National Economic Impact Analysis of Terrorist Attacks and Natural Disasters

National Economic Impact Analysis of Terrorist Attacks and Natural Disasters

Edited by Harry W. Richardson, Jiyoung Park, James E. Moore II and Qisheng Pan

This book develops a national economic impact model to estimate the effects of simulated terrorist attacks and natural disasters on individual US States and economic sectors. The model, called NIEMO (The National Interstate Economic Model) looks at interindustry relationships and interregional trade. It is highly disaggregated making the model very accurate. The authors examine potential attack targets including theme parks, sporting events, bridges and tunnels in the national highway system as well as attempts to shoot down airplanes or spread foot-and-mouth disease. Covered natural disasters are almost all real world: Hurricane Katrina, the Joplin Tornado, the Gulf Oil Spill and Hurricane Sandy. The effects on State economies caused by the closing international borders in response to a global pandemic is also examined.

Chapter 1: Introduction

Harry W. Richardson and JiYoung Park

Subjects: economics and finance, methodology of economics, environment, disasters, politics and public policy, political economy, terrorism and security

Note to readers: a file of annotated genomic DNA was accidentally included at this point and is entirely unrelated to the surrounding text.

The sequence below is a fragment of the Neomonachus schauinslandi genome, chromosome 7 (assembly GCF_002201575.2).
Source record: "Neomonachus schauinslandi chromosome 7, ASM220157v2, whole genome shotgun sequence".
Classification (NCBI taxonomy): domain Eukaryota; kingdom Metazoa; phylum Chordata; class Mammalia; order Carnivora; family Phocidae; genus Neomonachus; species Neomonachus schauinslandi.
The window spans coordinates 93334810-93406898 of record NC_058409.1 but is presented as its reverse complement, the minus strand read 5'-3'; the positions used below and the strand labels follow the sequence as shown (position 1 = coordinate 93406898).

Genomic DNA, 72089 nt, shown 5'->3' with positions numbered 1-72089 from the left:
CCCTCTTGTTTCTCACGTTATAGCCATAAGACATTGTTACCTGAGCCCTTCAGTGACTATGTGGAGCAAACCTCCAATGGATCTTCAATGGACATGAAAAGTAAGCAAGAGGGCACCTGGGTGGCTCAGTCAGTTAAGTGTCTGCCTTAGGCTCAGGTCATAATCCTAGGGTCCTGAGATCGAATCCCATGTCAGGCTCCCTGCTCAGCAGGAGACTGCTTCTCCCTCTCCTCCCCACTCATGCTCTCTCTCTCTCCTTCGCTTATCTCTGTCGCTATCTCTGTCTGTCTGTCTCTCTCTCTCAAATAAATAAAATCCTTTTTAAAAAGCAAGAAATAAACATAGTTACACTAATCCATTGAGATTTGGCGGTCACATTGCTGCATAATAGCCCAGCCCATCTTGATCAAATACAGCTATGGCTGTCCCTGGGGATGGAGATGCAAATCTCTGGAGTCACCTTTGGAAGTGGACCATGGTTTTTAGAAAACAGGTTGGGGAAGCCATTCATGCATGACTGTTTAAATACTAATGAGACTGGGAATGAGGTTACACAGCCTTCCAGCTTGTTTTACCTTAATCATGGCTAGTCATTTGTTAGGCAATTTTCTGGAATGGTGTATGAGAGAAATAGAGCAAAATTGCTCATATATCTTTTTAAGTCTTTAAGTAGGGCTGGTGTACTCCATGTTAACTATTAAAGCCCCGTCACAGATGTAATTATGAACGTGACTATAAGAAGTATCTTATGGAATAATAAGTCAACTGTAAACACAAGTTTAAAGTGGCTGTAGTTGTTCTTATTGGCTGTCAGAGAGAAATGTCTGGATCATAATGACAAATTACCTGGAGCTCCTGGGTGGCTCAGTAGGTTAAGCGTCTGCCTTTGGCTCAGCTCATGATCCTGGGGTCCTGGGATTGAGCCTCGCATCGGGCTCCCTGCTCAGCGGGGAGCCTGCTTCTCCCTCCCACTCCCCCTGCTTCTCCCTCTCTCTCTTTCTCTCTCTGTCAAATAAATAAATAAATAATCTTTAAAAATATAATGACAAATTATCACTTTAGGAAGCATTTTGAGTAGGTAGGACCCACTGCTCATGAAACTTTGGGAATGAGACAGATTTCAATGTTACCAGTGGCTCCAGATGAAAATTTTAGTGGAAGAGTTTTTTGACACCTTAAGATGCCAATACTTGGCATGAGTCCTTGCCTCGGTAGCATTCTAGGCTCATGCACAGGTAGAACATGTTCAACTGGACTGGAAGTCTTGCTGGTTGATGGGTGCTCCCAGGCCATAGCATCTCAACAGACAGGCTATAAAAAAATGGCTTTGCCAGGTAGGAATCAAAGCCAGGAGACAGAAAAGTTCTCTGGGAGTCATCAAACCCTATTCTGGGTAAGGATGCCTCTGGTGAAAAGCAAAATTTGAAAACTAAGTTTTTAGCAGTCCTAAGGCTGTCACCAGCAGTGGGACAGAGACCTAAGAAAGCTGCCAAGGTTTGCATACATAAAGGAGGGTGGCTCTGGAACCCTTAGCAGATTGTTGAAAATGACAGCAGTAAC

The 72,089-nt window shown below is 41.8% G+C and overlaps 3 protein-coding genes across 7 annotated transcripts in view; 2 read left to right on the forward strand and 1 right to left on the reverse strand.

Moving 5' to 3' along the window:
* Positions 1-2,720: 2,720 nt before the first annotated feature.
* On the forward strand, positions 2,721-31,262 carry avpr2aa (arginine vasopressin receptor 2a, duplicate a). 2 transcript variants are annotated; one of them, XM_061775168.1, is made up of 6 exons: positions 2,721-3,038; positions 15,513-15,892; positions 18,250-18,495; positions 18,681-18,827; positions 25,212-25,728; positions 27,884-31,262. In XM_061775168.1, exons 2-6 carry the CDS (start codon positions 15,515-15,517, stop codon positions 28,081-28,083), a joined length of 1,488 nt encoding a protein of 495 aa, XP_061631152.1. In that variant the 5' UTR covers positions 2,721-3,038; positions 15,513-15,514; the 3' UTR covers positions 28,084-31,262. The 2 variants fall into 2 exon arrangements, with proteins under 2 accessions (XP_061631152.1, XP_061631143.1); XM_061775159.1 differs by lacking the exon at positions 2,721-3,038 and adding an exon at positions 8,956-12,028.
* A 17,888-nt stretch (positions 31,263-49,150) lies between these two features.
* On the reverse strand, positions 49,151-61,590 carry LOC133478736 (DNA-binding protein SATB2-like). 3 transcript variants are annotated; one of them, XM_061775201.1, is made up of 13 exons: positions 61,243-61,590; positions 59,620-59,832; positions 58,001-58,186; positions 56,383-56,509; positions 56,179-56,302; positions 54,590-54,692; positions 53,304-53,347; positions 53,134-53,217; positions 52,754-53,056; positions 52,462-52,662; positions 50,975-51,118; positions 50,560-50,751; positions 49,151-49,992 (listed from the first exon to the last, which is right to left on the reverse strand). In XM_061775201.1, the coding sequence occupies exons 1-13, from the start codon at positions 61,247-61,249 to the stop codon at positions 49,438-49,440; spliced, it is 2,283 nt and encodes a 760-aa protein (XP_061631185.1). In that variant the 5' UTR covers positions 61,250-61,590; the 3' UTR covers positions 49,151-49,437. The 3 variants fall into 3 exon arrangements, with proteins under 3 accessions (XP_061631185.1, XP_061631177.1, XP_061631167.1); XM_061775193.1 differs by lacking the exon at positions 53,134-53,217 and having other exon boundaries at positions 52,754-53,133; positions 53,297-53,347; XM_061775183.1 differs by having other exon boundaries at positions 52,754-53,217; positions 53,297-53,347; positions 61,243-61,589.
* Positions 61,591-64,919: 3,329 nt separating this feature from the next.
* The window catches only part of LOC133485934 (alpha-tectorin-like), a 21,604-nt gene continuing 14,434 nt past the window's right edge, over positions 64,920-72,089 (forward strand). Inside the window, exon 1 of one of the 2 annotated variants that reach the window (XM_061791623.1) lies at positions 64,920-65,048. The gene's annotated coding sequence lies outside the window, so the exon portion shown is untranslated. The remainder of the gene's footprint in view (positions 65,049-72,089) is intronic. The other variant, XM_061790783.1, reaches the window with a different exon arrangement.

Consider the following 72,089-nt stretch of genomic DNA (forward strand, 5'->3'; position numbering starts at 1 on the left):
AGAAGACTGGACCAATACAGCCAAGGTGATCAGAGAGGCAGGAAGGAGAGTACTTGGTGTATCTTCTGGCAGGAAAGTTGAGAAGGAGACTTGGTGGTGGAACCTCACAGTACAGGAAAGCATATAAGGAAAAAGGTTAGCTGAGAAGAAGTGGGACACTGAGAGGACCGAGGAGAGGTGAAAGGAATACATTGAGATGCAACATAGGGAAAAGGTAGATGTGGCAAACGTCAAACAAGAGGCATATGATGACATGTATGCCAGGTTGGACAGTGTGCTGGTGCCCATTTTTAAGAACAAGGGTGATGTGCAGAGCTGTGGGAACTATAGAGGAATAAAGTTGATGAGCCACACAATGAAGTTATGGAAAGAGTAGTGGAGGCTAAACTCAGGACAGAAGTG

The National Interstate Economic Model (NIEMO) used in this book was developed less than a decade ago but built upon a longer heritage of trying to implement a Multi-Regional Input-Output (MRIO) model. This book is dedicated to the memory of Wassily Leontief and Walter Isard who laid out what appeared to be an impossible but intriguing dream. Because of vastly improved databases and an amazing expansion of computer capacity, we believe that we have come close to recognizing their vision. Of course, conceptually we could go further. Rather than NIEMO’s 47 sectors x 52 regions, we could proceed to try and model 500+ sectors and 3,000 counties. This is nice to talk about, but of course impossible to do. The matrix would have 2.25 trillion cells, and even with ideal data structures in place would take years for one run. Also, there are no trade flow data at the county level, although the IMPLAN Group is experimenting with the idea. We rely on the Commodity Flow Survey for interstate flows (ORNL, 2000). In other words, our view is that we have achieved the maximum degree of spatial disaggregation available at this time. A next step might be to create a national metropolitan area model involving about 350 metropolitan areas rather than 3,000 counties, but even this step lies in the future.